Camping in Shouf is the best thing ever

So, last weekend my favorite person in the entire world, Michella, celebrated her 26th birthday by inviting all of us to go camping in Lebanon’s Shouf region.

Shouf is a mountainous area featuring some of the best views Lebanon affords as well as the expansive Shouf Biosphere Reserve. The reserve is actually Lebanon’s largest but though it’s a cedar forest, it’s not to be confused with The Cedars of God reserve located in the north of Lebanon. While the Shouf reserve is an amazing place to hike and features beautiful cedars, the “Cedars of God” are much older and are the cedars everyone associates with the country.

However, all that aside, this weekend escape was possibly one of the best weekends of the year for me. It was just so relaxing to escape the city and immerse ourselves in nature for a bit. Although I used to camp often in the United States and although we go on road trips to different nature destinations throughout Lebanon on a very regular basis, I haven’t actually camped overnight since moving here nearly four years ago.

And we stayed at an amazing campsite, right outside of the Shouf reserve. The Cedars Ground Campsite describes itself as “a majestic eco-friendly campsite, adjacent to the Shouf reserve, offering a meditative and relaxing outdoor experience for happy campers.” I can assure you that it definitely lives up to that description. From the incredible location to the absolutely delicious breakfast the staff prepared for us in the morning, we were definitely impressed and will plan on going again soon.

We arrived just before sunset on Saturday evening and enjoyed lounging around the fire eating and drinking until the early morning.


After a few hours of sleep, we woke up and ate a delicious breakfast at the campsite.





We even made a few animal friends.




Following the filling breakfast, we hiked up the mountain through the cedar and pine forests.



It was a hot day, but some of us even made it to the top.


And we were rewarded with this incredible view of the Bekaa Valley.



Thanks for having a birthday Michella and thanks for giving us all this incredible experience!

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Joanna and Ehab had a baby and it’s a girl!

Some of the very first friends I made in Lebanon were Joanna and Ehab. I remember my very first weekend in the country, back in September of 2012, they invited me to the beach. A few months later, we traveled to India together.

I took photos at their wedding and it was honestly one of the most beautiful ceremonies I ever attended. I admit it, there were tears in my eyes throughout the service.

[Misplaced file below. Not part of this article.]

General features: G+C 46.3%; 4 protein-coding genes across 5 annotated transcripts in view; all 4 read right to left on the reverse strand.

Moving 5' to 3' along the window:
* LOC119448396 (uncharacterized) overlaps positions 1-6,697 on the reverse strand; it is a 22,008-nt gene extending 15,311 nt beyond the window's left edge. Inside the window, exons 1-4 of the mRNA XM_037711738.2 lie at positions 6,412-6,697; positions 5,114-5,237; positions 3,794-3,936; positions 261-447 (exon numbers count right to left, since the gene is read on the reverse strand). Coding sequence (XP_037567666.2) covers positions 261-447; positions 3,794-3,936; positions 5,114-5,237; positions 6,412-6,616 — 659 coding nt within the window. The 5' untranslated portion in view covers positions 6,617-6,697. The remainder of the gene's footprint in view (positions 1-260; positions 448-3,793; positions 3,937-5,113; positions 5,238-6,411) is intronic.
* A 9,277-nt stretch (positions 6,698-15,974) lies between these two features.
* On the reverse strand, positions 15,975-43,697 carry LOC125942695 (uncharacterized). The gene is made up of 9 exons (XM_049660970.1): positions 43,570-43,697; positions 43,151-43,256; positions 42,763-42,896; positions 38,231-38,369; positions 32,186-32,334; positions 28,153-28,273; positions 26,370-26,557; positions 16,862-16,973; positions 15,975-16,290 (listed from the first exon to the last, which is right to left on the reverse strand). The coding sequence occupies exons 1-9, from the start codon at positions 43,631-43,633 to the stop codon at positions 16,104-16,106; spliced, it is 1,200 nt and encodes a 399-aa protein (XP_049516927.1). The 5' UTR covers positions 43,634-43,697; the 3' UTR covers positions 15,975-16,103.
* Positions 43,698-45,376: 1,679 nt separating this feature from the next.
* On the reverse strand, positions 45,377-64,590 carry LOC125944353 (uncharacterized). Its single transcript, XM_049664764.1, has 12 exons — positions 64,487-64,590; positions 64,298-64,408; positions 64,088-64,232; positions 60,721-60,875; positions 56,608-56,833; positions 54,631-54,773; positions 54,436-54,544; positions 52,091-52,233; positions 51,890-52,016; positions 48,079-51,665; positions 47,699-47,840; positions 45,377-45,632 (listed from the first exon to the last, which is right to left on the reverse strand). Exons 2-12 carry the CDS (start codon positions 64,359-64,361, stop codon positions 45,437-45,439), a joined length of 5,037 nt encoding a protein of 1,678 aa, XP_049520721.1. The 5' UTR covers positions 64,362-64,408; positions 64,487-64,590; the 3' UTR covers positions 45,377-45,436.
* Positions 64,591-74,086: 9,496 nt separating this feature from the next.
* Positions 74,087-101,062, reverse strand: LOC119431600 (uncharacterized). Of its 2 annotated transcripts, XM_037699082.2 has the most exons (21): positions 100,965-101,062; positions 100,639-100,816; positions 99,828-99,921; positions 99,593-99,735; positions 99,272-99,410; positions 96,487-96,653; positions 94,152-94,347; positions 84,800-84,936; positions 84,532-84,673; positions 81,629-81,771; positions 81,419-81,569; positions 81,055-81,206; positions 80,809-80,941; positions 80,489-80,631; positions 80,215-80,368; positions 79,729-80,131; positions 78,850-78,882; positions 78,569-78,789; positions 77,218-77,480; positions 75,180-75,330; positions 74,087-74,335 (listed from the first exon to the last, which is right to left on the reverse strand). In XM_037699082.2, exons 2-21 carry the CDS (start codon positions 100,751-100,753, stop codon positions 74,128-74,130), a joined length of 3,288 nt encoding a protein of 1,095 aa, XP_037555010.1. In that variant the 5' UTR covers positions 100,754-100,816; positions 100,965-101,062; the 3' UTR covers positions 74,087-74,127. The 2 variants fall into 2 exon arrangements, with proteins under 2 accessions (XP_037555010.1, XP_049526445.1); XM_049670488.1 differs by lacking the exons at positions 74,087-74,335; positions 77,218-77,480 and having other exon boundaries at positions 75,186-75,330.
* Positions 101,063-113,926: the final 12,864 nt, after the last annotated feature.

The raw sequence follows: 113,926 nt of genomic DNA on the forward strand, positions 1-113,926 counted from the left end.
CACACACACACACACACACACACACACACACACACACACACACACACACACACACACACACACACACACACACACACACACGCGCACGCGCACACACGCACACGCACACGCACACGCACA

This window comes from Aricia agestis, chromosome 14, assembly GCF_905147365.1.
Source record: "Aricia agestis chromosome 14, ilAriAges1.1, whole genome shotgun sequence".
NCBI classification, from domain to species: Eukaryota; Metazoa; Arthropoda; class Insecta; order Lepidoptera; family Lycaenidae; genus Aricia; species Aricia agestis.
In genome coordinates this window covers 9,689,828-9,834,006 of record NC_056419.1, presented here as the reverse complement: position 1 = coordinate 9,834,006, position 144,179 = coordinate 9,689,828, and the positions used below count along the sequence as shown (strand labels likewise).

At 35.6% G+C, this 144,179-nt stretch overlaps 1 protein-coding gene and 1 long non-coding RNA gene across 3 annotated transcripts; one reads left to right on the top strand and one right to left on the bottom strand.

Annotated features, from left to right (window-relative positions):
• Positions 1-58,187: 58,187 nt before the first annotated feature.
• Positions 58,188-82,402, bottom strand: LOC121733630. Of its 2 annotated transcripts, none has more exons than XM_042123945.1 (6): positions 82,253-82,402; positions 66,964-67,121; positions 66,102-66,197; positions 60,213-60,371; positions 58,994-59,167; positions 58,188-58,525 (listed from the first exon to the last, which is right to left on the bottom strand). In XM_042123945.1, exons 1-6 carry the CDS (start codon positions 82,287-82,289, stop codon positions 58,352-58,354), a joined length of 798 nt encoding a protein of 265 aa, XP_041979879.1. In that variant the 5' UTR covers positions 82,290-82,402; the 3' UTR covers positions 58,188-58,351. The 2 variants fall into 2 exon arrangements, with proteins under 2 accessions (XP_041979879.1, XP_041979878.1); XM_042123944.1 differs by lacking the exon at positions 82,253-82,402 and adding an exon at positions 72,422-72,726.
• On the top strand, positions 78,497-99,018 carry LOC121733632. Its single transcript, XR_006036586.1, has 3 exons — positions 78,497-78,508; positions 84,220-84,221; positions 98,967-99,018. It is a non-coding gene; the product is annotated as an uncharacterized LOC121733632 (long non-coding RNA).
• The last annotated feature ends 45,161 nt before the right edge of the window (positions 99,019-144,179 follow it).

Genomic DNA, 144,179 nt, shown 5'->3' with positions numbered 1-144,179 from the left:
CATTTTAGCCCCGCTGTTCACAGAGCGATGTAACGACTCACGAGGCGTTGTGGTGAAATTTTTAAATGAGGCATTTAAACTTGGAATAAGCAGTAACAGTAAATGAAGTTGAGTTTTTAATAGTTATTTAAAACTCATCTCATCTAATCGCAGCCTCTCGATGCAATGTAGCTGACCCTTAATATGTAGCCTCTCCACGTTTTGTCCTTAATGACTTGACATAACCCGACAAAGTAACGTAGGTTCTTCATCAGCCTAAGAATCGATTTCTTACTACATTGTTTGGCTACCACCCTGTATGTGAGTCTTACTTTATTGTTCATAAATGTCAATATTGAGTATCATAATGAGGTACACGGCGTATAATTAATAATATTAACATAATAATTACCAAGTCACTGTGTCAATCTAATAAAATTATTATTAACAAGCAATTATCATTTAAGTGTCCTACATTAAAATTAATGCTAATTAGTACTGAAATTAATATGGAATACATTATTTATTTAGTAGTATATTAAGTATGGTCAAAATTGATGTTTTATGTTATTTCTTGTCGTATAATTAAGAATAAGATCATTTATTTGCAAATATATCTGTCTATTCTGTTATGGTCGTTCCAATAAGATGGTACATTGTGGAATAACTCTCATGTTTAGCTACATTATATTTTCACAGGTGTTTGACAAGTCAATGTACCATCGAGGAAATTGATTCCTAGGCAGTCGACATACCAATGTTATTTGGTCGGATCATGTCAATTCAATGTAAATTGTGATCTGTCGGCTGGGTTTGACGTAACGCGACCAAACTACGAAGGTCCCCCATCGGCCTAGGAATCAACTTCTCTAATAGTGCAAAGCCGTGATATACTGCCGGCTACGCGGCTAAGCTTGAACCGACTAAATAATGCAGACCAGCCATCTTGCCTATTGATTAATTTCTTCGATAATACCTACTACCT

Now, Ehab and Joanna just gave birth to a beautiful baby girl! A few weeks ago, Joanna asked me if I could shoot some photos of them before the birth. I neglected to edit or upload the images before, but since they just gave birth this week, I thought I would do so today, welcoming little Jenna Mae to the world.











And now… here is the beautiful little Jenna Mae! Welcome to the world habibti.


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Lazy afternoon in Horsh Beirut

Also known as Horsh Al Snoubar (or Pine Forest), Horsh Beirut recently re-opened to the public after years of closure. Now, it’s become one of the chillest spots to just be lazy and relax in the city.

Beirut doesn’t have a lot of green spaces, so let’s hope that this one continues to be maintained as has been promised.




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48 hours in Greece

Lebanon may be the greatest  country in the world, but you still need a break every once in a while… even if it’s a short one.

Last weekend, I jumped at the opportunity to take a quick leap across the Mediterranean pond to enjoy almost exactly 48 hours in Greece. When you need a quick escape – forgetting the shitty reality of stupid visa requirements – Beirut to Athens is one of the quickest (2 hour flight) and normally one of the most affordable last minute options.

It wasn’t my first visit to the ancient country. I spent three days in Greece back in 2011 on a tour with my undergraduate university as part of a “Spanish Tour” that took us to Spain, Italy, Morocco and Greece for Spanish credit (don’t ask me what Greece has to do with Spanish… Greek is definitely not even a Latin language).

However, I was looking more for a relaxing vacation than any kind of touristic discovery anyway. I initially planned to spend my time just chilling at the beach but when I sent a shout-out to my friends, inviting anyone who wanted to tag along, my friend Salim also jumped at the opportunity. He’d never visited Greece before, so we did a bit of the tourist stuff. I mean, you can’t really visit Athens without going to the Acropolis (although I like to point out that it’s not really the original structure anymore and Lebanon has much cooler ruins… just less famous).